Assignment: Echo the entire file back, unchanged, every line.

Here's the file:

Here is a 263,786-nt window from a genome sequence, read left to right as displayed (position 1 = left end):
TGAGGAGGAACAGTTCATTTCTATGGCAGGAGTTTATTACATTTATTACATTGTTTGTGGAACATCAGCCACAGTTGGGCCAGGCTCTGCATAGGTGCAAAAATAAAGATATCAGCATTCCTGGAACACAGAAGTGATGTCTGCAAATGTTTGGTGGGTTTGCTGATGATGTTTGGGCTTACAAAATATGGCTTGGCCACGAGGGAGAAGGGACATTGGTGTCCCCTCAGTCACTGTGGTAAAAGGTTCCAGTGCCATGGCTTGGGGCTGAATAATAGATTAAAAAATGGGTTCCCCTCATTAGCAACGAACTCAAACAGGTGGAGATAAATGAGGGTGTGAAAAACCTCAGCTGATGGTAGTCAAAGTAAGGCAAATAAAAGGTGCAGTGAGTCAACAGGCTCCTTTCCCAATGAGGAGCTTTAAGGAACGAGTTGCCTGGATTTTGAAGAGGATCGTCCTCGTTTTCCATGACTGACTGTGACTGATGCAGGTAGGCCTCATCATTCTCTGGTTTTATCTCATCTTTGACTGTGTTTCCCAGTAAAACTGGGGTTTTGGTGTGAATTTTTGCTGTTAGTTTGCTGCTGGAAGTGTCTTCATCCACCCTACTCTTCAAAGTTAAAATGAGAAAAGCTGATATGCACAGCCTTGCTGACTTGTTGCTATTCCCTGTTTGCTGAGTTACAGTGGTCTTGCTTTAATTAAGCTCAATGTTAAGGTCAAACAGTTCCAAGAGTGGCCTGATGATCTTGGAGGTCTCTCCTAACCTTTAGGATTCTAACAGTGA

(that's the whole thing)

Here is a 263,786-nt window from a genome sequence, read left to right as displayed (position 1 = left end):
TGAGGAGGAACAGTTCATTTCTATGGCAGGAGTTTATTACATTTATTACATTGTTTGTGGAACATCAGCCACAGTTGGGCCAGGCTCTGCATAGGTGCAAAAATAAAGATATCAGCATTCCTGGAACACAGAAGTGATGTCTGCAAATGTTTGGTGGGTTTGCTGATGATGTTTGGGCTTACAAAATATGGCTTGGCCACGAGGGAGAAGGGACATTGGTGTCCCCTCAGTCACTGTGGTAAAAGGTTCCAGTGCCATGGCTTGGGGCTGAATAATAGATTAAAAAATGGGTTCCCCTCATTAGCAACGAACTCAAACAGGTGGAGATAAATGAGGGTGTGAAAAACCTCAGCTGATGGTAGTCAAAGTAAGGCAAATAAAAGGTGCAGTGAGTCAACAGGCTCCTTTCCCAATGAGGAGCTTTAAGGAACGAGTTGCCTGGATTTTGAAGAGGATCGTCCTCGTTTTCCATGACTGACTGTGACTGATGCAGGTAGGCCTCATCATTCTCTGGTTTTATCTCATCTTTGACTGTGTTTCCCAGTAAAACTGGGGTTTTGGTGTGAATTTTTGCTGTTAGTTTGCTGCTGGAAGTGTCTTCATCCACCCTACTCTTCAAAGTTAAAATGAGAAAAGCTGATATGCACAGCCTTGCTGACTTGTTGCTATTCCCTGTTTGCTGAGTTACAGTGGTCTTGCTTTAATTAAGCTCAATGTTAAGGTCAAACAGTTCCAAGAGTGGCCTGATGATCTTGGAGGTCTCTCCTAACCTTTAGGATTCTAACAGTGA